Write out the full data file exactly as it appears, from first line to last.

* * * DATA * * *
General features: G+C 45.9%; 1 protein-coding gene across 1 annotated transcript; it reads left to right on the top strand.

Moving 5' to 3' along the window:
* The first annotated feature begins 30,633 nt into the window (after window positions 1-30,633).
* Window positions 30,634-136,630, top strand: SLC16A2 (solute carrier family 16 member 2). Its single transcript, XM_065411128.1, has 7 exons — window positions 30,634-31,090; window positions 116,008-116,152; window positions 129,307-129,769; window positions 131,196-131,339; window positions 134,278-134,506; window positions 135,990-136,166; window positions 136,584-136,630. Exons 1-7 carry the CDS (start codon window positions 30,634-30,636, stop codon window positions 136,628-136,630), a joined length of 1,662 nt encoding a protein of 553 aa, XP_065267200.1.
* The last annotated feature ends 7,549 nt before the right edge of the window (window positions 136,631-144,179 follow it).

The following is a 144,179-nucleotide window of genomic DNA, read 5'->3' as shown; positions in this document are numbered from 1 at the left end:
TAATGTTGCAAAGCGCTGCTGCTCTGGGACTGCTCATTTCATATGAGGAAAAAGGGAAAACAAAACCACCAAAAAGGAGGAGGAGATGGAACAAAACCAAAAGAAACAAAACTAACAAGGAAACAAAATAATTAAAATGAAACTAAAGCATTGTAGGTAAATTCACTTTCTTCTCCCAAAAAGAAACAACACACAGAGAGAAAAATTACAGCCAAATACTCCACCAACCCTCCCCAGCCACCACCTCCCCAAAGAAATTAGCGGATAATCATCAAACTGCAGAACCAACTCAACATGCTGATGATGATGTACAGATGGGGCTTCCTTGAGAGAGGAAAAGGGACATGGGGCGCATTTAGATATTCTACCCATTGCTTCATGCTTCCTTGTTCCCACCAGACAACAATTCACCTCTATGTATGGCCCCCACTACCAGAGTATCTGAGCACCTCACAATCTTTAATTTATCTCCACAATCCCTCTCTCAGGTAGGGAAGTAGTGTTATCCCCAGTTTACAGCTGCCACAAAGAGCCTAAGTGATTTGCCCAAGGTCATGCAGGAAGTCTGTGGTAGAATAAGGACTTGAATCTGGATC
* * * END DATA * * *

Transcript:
General features: G+C 45.9%; 1 protein-coding gene across 1 annotated transcript; it reads left to right on the top strand.

Moving 5' to 3' along the window:
* The first annotated feature begins 30,633 nt into the window (after window positions 1-30,633).
* Window positions 30,634-136,630, top strand: SLC16A2 (solute carrier family 16 member 2). Its single transcript, XM_065411128.1, has 7 exons — window positions 30,634-31,090; window positions 116,008-116,152; window positions 129,307-129,769; window positions 131,196-131,339; window positions 134,278-134,506; window positions 135,990-136,166; window positions 136,584-136,630. Exons 1-7 carry the CDS (start codon window positions 30,634-30,636, stop codon window positions 136,628-136,630), a joined length of 1,662 nt encoding a protein of 553 aa, XP_065267200.1.
* The last annotated feature ends 7,549 nt before the right edge of the window (window positions 136,631-144,179 follow it).

The following is a 144,179-nucleotide window of genomic DNA, read 5'->3' as shown; positions in this document are numbered from 1 at the left end:
TAATGTTGCAAAGCGCTGCTGCTCTGGGACTGCTCATTTCATATGAGGAAAAAGGGAAAACAAAACCACCAAAAAGGAGGAGGAGATGGAACAAAACCAAAAGAAACAAAACTAACAAGGAAACAAAATAATTAAAATGAAACTAAAGCATTGTAGGTAAATTCACTTTCTTCTCCCAAAAAGAAACAACACACAGAGAGAAAAATTACAGCCAAATACTCCACCAACCCTCCCCAGCCACCACCTCCCCAAAGAAATTAGCGGATAATCATCAAACTGCAGAACCAACTCAACATGCTGATGATGATGTACAGATGGGGCTTCCTTGAGAGAGGAAAAGGGACATGGGGCGCATTTAGATATTCTACCCATTGCTTCATGCTTCCTTGTTCCCACCAGACAACAATTCACCTCTATGTATGGCCCCCACTACCAGAGTATCTGAGCACCTCACAATCTTTAATTTATCTCCACAATCCCTCTCTCAGGTAGGGAAGTAGTGTTATCCCCAGTTTACAGCTGCCACAAAGAGCCTAAGTGATTTGCCCAAGGTCATGCAGGAAGTCTGTGGTAGAATAAGGACTTGAATCTGGATC